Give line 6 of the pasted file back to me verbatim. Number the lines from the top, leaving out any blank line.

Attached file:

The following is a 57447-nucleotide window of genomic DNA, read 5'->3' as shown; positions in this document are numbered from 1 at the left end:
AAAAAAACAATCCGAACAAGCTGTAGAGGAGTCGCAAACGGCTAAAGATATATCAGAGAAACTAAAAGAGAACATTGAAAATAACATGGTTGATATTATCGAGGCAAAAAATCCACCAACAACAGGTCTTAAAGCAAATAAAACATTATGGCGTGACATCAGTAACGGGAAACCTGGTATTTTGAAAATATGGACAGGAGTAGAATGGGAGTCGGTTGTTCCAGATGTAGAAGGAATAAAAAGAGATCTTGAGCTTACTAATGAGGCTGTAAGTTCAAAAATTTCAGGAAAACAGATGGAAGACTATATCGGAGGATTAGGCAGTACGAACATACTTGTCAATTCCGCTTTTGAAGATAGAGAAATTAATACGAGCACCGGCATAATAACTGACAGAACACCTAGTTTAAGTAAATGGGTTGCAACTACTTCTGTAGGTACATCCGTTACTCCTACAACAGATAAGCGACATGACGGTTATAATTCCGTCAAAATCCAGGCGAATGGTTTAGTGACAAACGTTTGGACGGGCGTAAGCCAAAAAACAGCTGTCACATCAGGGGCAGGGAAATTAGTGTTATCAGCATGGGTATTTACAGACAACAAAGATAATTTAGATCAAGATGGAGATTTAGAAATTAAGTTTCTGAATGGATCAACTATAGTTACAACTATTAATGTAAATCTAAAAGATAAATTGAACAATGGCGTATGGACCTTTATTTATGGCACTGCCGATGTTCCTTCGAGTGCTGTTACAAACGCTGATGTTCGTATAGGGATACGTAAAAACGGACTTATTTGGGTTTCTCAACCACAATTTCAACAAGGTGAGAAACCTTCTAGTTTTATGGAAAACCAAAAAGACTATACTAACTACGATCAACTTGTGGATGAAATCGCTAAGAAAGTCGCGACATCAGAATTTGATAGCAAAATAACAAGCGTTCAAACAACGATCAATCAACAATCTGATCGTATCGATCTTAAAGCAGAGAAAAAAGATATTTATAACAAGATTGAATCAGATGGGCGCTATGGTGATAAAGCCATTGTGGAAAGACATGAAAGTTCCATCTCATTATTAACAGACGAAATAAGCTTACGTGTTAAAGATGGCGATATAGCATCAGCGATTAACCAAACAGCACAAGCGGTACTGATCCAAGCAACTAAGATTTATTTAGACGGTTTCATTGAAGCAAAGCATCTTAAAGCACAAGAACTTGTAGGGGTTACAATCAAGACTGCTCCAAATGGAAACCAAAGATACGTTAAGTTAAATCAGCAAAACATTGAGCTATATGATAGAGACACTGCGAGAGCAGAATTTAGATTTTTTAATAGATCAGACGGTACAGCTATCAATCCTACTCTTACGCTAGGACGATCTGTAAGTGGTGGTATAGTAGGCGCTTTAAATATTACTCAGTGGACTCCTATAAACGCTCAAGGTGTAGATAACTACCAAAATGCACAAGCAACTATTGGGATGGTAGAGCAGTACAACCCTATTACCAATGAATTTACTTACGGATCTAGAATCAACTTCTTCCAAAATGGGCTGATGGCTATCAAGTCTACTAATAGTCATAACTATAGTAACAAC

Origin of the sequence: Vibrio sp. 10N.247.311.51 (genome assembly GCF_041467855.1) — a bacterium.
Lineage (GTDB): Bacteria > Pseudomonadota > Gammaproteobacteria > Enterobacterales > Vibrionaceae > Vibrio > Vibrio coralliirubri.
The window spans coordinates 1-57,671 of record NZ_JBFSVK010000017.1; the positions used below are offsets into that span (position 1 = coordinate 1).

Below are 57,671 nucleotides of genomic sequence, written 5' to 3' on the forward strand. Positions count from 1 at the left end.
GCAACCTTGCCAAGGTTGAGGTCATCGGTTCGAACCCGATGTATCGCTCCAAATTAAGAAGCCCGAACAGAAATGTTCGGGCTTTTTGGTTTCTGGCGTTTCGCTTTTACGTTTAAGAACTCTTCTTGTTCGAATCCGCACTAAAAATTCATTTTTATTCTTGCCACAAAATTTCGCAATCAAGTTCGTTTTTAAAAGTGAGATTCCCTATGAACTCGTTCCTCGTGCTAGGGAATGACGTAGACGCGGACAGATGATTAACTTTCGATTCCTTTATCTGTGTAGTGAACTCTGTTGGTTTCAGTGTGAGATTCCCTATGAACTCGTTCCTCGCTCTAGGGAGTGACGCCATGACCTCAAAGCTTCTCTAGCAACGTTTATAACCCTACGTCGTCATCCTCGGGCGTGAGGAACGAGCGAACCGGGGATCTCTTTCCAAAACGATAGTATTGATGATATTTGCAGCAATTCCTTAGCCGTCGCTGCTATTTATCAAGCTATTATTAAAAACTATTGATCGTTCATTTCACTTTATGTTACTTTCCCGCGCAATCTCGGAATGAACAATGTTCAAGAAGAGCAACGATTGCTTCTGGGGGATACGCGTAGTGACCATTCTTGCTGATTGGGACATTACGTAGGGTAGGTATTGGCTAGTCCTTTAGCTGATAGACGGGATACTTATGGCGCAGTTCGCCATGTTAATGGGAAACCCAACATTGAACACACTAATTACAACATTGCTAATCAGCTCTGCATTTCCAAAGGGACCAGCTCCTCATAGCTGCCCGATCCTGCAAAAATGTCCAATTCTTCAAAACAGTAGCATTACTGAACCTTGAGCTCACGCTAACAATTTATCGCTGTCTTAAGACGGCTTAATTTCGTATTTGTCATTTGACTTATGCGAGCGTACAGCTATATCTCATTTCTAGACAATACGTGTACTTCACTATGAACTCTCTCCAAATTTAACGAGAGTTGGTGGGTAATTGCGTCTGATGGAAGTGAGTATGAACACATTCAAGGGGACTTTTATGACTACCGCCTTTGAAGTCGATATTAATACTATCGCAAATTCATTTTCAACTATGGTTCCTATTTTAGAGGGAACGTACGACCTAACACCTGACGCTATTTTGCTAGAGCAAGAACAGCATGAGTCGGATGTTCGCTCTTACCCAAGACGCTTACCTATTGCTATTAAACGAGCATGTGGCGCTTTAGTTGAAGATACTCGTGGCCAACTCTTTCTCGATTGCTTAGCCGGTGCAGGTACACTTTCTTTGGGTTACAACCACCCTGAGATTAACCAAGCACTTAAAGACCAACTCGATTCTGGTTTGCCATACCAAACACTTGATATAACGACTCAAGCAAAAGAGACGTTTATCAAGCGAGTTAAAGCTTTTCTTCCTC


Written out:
Below are 57,671 nucleotides of genomic sequence, written 5' to 3' on the forward strand. Positions count from 1 at the left end.